Aly Song Reuters/Landov

Originally published on Tue September 17, 2013 11:43 am

There's news this week that shipbuilder STX Finland will close what it describes as "the world's leading ferry builder," a yard where the company also built small cruise ships, icebreakers and naval craft.

The company blamed economic conditions for the closure of the Rauma Shipyard. Work from there will be shifted to the company's facility in Turku. About 700 people will lose their jobs.

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The Two-Way
9:47 am
Tue September 17, 2013

WATCH: Time-Lapse Video Of The Costa Concordia Being Righted

The wrecked cruise ship Costa Concordia, now back in an upright position.
Claudio Giovannini EPA/LANDOV

Originally published on Tue September 17, 2013 1:14 pm

Take a minute if you want a break from the heavy news to see the cruise ship Costa Concordia being brought into an upright position.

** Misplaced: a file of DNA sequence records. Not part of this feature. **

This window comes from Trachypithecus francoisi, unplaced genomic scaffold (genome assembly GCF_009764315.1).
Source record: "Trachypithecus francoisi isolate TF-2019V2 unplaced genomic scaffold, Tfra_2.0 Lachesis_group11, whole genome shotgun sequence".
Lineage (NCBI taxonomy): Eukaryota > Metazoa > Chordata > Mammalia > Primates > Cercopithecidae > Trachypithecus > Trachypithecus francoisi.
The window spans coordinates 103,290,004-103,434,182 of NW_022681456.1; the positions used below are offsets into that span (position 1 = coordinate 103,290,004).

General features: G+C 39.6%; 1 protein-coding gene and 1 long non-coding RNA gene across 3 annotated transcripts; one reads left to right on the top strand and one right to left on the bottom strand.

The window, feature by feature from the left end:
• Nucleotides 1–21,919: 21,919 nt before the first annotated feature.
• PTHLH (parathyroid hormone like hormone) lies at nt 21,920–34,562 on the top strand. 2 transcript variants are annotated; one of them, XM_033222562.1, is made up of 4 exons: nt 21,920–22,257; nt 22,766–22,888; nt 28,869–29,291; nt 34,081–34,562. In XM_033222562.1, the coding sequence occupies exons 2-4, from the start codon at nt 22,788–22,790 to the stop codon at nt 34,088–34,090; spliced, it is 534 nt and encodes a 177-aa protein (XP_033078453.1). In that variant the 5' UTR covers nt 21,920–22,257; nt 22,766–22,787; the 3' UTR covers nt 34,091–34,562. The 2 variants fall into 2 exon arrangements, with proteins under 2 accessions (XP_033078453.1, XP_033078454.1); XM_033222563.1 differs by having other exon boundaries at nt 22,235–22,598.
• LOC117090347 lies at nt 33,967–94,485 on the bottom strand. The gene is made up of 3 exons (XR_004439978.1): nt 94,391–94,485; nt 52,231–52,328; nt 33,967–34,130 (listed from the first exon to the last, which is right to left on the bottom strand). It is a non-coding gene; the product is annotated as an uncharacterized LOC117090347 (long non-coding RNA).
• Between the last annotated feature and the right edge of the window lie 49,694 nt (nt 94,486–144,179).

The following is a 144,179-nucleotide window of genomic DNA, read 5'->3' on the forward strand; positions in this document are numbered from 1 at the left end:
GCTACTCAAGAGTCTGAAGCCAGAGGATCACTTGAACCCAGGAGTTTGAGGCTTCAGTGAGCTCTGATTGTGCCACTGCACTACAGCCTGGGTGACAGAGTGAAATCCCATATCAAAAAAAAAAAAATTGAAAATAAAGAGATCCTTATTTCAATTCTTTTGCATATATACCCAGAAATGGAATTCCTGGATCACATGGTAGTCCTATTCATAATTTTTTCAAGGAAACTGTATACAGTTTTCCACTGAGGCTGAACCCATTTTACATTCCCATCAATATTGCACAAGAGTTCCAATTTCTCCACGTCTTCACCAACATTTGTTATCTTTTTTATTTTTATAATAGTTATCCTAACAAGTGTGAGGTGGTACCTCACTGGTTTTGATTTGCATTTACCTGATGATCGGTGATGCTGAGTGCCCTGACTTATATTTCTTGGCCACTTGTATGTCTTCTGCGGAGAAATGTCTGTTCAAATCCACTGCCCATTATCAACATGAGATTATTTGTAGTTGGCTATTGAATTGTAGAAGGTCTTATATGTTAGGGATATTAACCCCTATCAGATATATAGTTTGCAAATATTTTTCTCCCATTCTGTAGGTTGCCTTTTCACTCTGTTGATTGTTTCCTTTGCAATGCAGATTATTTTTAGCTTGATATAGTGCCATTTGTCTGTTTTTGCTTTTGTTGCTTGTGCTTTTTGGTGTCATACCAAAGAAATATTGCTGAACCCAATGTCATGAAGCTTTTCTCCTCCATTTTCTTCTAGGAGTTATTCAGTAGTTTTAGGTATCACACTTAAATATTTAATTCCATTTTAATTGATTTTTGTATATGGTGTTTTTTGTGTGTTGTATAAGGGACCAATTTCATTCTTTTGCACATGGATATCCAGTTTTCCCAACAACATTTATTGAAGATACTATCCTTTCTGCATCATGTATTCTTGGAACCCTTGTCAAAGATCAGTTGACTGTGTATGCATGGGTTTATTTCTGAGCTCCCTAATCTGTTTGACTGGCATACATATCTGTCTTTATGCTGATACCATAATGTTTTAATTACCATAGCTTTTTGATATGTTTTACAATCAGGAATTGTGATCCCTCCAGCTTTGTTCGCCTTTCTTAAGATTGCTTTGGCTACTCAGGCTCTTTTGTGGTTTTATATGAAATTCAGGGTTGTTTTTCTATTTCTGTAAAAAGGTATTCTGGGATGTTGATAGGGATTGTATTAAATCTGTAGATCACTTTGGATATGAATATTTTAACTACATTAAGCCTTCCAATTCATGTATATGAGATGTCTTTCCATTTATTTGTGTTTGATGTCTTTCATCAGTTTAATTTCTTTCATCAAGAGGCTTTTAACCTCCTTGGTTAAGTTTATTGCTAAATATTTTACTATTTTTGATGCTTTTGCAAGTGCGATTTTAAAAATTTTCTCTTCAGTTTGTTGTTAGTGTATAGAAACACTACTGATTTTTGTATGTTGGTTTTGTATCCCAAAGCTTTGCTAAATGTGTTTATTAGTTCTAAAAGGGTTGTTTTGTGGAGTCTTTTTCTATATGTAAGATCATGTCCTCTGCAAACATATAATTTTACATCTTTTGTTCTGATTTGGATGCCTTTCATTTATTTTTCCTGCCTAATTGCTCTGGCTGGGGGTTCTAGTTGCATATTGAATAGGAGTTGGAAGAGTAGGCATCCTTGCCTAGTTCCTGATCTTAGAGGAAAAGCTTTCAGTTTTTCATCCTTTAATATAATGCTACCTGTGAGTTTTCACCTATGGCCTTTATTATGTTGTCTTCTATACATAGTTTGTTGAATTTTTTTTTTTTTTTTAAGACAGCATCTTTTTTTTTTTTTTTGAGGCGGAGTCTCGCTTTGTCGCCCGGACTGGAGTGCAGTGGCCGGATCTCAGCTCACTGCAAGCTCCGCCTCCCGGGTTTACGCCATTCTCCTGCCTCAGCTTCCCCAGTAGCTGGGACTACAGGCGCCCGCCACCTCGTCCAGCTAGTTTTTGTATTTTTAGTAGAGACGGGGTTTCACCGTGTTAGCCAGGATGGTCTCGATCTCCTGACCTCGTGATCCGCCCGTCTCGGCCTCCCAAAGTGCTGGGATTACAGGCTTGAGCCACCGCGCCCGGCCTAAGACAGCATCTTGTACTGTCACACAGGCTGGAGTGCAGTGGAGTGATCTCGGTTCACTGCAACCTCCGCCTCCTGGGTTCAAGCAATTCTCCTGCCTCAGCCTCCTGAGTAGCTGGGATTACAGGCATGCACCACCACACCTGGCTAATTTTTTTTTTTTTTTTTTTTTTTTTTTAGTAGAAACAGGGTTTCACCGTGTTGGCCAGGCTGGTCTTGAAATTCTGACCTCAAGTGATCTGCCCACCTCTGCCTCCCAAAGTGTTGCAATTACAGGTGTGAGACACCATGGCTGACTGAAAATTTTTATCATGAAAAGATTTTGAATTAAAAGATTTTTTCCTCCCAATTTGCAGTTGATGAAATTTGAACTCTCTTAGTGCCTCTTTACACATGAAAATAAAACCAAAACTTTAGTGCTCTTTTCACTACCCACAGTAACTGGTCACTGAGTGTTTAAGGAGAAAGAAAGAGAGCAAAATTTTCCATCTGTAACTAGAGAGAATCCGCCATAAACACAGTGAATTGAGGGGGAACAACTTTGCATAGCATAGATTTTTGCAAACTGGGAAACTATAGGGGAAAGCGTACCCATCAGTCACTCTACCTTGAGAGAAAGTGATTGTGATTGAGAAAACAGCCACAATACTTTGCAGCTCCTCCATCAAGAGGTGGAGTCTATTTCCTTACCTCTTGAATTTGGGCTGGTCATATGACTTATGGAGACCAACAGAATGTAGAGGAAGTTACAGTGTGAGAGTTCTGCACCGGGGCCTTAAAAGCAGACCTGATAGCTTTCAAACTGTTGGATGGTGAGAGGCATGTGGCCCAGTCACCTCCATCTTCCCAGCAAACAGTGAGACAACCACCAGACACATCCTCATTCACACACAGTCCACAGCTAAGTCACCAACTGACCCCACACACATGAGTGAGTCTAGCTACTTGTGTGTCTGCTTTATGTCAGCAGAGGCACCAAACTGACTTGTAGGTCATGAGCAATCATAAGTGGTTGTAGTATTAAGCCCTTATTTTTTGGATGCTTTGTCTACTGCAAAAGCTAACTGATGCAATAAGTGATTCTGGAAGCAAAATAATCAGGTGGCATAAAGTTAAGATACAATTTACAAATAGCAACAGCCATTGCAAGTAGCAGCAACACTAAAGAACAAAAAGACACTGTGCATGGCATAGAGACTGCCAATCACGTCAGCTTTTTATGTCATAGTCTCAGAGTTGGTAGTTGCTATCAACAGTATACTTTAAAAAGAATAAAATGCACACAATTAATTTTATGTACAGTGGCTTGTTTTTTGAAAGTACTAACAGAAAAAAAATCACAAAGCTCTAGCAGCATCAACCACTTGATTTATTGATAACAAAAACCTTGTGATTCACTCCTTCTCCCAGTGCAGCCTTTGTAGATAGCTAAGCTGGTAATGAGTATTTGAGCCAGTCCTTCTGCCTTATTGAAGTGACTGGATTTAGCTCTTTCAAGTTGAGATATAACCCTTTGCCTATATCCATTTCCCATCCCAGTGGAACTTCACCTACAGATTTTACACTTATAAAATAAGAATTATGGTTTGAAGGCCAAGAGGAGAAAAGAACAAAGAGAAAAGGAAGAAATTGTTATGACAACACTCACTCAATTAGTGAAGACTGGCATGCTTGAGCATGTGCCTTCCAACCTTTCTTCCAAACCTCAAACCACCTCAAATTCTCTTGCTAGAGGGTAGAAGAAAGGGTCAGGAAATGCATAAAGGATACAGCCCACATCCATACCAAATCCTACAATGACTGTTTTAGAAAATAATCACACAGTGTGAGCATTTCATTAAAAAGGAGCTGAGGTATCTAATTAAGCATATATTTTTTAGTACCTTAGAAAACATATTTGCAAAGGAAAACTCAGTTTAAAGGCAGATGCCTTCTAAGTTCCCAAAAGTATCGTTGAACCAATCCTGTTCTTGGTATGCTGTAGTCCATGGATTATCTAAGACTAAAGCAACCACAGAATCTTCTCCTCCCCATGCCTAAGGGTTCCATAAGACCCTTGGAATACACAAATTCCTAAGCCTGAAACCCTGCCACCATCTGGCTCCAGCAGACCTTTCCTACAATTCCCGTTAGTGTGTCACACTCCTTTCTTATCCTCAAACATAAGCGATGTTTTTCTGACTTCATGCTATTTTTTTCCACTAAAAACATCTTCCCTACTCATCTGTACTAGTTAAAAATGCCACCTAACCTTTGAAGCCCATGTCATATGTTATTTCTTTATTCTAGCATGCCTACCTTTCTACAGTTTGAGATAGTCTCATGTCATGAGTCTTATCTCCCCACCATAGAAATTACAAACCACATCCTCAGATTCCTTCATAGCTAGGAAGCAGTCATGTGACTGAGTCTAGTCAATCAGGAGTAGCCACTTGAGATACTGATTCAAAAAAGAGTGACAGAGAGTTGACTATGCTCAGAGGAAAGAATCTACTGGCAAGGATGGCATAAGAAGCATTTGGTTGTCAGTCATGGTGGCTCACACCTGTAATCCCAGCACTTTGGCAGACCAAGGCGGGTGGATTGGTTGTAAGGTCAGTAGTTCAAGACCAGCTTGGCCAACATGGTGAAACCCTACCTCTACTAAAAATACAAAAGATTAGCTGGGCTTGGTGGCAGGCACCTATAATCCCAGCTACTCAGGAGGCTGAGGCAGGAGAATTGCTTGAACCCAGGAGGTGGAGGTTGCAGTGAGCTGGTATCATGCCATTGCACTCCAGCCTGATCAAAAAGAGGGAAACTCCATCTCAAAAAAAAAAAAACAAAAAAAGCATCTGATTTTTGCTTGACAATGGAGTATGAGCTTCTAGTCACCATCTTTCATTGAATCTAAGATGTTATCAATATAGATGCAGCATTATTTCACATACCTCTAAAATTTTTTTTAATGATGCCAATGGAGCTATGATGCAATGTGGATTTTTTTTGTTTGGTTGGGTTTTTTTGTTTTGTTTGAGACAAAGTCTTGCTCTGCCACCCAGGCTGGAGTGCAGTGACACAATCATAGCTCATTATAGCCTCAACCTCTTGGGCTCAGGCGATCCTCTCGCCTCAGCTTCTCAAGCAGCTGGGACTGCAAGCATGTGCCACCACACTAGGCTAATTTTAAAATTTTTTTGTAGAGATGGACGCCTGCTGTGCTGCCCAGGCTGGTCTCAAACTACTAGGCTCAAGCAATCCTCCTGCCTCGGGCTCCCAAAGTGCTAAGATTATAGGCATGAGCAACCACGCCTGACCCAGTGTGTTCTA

Reuters is among several news outlets that have posted time-lapse video, condensing the 19-hour Monday-into-Tuesday operation into about 60 seconds.

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Around the Nation
7:12 am
Tue September 17, 2013

Probing Ties Between Mexican Cartel And Chicago's Violence

Originally published on Tue September 17, 2013 8:38 am

Transcript

RENEE MONTAGNE, HOST:

Five hundred and six people were murdered in Chicago last year. It was the kind of news that got John Lippert thinking.

JOHN LIPPERT: I live in Chicago and a lot of what we get is overnight stories saying, you know, three people shot, six people shot, day after day. And I just felt like, okay, well, what does it mean? Where are we going with this?